Breastfeeding Your Baby:
Breastfeeding an Older Baby
Breastfeeding is the best, most nurturing way of feeding your new baby – something special you can do for your child and you.
- Benefits of breastfeeding
- What to expect in the first weeks
- How to prevent sore breasts
- Returning to work or school
- Breastfeeding an older baby
- When you need to be away
The American Academy of Pediatrics recommends breastfeeding for at least 1 year or longer. Benefits include:
- Baby is protected from illness.
- Baby gets just the right nutrition for growing.
- Mom gets special time with baby and health benefits for herself.
If your baby is teething
Many mothers keep nursing after their babies get teeth. Some babies bite when their gums are swollen and sore with teething. But babies can’t bite when they are actively sucking. Try these ideas:
- Before feeding, soothe your baby’s gums with a damp, cold washcloth or teething ring.
- Give baby your complete attention while breastfeeding.
- Watch for signs that your baby is done and remove him from the breast.
- Give extra attention to good positioning and latch-on.
If your baby bites
Your natural reaction will be to startle and take your baby off your breast. After this sudden reaction, most babies do not bite again. If your baby continues to bite, stay calm and pull your baby in close so that he releases the nipple, or stop the feeding.
What if your baby goes on a “nursing strike”?
When a baby who nurses well suddenly refuses to, it’s called a “nursing strike.” This is different from a baby who is ready to wean. A nursing strike usually lasts 2-4 days. It may be caused by teething, illness, distractions, being away from mom for a long period or changes in routines.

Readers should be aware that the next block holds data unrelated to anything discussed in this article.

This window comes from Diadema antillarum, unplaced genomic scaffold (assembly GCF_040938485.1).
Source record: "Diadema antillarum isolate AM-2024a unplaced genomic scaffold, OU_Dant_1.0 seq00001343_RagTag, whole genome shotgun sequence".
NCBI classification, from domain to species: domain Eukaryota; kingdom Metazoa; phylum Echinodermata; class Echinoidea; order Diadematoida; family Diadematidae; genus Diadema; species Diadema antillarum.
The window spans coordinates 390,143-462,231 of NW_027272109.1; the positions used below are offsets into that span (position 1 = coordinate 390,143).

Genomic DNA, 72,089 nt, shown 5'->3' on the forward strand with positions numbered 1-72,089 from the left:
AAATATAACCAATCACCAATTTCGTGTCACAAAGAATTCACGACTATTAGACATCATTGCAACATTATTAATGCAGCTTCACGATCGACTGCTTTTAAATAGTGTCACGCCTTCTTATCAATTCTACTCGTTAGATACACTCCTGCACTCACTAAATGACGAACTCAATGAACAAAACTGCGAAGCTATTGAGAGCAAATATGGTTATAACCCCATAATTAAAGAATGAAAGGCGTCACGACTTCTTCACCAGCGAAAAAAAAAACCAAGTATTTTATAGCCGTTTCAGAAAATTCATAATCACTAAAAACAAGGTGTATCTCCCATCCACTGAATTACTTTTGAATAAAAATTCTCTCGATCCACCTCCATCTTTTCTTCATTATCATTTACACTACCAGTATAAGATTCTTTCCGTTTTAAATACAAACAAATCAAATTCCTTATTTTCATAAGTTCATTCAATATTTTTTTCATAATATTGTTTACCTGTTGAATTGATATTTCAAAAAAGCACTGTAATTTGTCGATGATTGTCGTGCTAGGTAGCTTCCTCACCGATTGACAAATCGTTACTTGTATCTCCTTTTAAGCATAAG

These tips may help:
- Try different breastfeeding positions.
- Breastfeed in a quiet, darkened room or in the bathtub, or when your baby is sleepy.
- Cuddle and play with your baby often.
- Express or pump your breastmilk, but still try to breastfeed often. Offer your milk in a cup.
- Call a breastfeeding specialist or your doctor if a nursing strike lasts longer than 2-4 days.
Tips on weaning
People may give you lots of advice about weaning. Remember:
- Breastfeeding your older baby will not spoil him or her.
- Getting teeth does not mean the end of breastfeeding.
- Many toddlers enjoy breastfeeding. Your baby’s age is not a reason to wean.
You may decide to wait for your baby to wean himself or herself. If you decide to wean, do it gradually over several days, weeks or months. This helps your body adjust to making less milk. Your baby also needs time to adjust. As you go through weaning, you may choose to keep breastfeeding sometimes.
How to wean
Begin by stopping one feeding. Then in 3-5 days, stop another feeding, and so on. Replace each feeding like this:
- From 1-12 months of age, replace the feeding with iron-fortified formula. Start solid foods and a cup at 6-8 months. Hold and comfort your baby when feeding.
- At 1 year of age, replace the feeding with whole milk from a cup at meals.
- With a toddler, replace a feeding with playing, reading or taking a walk together.
Next: When you need to be away